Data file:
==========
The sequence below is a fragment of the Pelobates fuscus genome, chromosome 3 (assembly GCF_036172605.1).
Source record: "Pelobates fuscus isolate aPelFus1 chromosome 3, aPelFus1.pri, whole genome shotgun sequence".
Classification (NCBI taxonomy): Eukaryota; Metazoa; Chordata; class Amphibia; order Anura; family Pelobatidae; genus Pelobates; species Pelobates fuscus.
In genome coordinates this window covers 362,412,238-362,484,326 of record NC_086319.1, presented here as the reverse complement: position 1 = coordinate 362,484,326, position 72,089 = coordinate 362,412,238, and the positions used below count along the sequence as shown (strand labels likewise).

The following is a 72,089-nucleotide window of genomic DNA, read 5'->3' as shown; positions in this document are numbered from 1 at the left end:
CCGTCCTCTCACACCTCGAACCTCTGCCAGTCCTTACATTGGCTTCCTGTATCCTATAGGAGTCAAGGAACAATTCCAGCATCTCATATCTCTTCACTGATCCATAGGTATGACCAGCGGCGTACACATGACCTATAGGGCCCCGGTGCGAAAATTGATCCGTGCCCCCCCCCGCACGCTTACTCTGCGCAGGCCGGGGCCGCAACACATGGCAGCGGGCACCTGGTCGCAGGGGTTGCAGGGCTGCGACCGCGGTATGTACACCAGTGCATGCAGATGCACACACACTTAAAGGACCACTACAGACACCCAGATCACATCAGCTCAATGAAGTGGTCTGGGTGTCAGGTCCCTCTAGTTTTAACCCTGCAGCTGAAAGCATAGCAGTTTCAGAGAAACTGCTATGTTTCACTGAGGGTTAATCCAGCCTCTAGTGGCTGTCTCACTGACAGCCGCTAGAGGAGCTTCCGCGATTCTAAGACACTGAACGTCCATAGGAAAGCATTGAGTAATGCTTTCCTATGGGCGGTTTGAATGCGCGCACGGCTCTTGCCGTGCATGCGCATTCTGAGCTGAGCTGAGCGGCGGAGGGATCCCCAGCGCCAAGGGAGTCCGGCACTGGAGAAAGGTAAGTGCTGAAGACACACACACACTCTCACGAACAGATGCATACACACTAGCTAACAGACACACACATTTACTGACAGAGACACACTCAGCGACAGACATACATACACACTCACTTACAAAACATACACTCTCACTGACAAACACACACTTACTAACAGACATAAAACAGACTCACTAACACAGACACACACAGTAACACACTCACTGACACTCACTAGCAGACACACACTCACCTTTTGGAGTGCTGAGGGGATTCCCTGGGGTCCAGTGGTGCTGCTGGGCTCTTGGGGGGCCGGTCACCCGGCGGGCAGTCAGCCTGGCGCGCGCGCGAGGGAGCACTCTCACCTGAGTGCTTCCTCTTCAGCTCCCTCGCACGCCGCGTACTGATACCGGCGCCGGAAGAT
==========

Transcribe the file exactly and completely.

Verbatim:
The sequence below is a fragment of the Pelobates fuscus genome, chromosome 3 (assembly GCF_036172605.1).
Source record: "Pelobates fuscus isolate aPelFus1 chromosome 3, aPelFus1.pri, whole genome shotgun sequence".
Classification (NCBI taxonomy): Eukaryota; Metazoa; Chordata; class Amphibia; order Anura; family Pelobatidae; genus Pelobates; species Pelobates fuscus.
In genome coordinates this window covers 362,412,238-362,484,326 of record NC_086319.1, presented here as the reverse complement: position 1 = coordinate 362,484,326, position 72,089 = coordinate 362,412,238, and the positions used below count along the sequence as shown (strand labels likewise).

The following is a 72,089-nucleotide window of genomic DNA, read 5'->3' as shown; positions in this document are numbered from 1 at the left end:
CCGTCCTCTCACACCTCGAACCTCTGCCAGTCCTTACATTGGCTTCCTGTATCCTATAGGAGTCAAGGAACAATTCCAGCATCTCATATCTCTTCACTGATCCATAGGTATGACCAGCGGCGTACACATGACCTATAGGGCCCCGGTGCGAAAATTGATCCGTGCCCCCCCCCGCACGCTTACTCTGCGCAGGCCGGGGCCGCAACACATGGCAGCGGGCACCTGGTCGCAGGGGTTGCAGGGCTGCGACCGCGGTATGTACACCAGTGCATGCAGATGCACACACACTTAAAGGACCACTACAGACACCCAGATCACATCAGCTCAATGAAGTGGTCTGGGTGTCAGGTCCCTCTAGTTTTAACCCTGCAGCTGAAAGCATAGCAGTTTCAGAGAAACTGCTATGTTTCACTGAGGGTTAATCCAGCCTCTAGTGGCTGTCTCACTGACAGCCGCTAGAGGAGCTTCCGCGATTCTAAGACACTGAACGTCCATAGGAAAGCATTGAGTAATGCTTTCCTATGGGCGGTTTGAATGCGCGCACGGCTCTTGCCGTGCATGCGCATTCTGAGCTGAGCTGAGCGGCGGAGGGATCCCCAGCGCCAAGGGAGTCCGGCACTGGAGAAAGGTAAGTGCTGAAGACACACACACACTCTCACGAACAGATGCATACACACTAGCTAACAGACACACACATTTACTGACAGAGACACACTCAGCGACAGACATACATACACACTCACTTACAAAACATACACTCTCACTGACAAACACACACTTACTAACAGACATAAAACAGACTCACTAACACAGACACACACAGTAACACACTCACTGACACTCACTAGCAGACACACACTCACCTTTTGGAGTGCTGAGGGGATTCCCTGGGGTCCAGTGGTGCTGCTGGGCTCTTGGGGGGCCGGTCACCCGGCGGGCAGTCAGCCTGGCGCGCGCGCGAGGGAGCACTCTCACCTGAGTGCTTCCTCTTCAGCTCCCTCGCACGCCGCGTACTGATACCGGCGCCGGAAGAT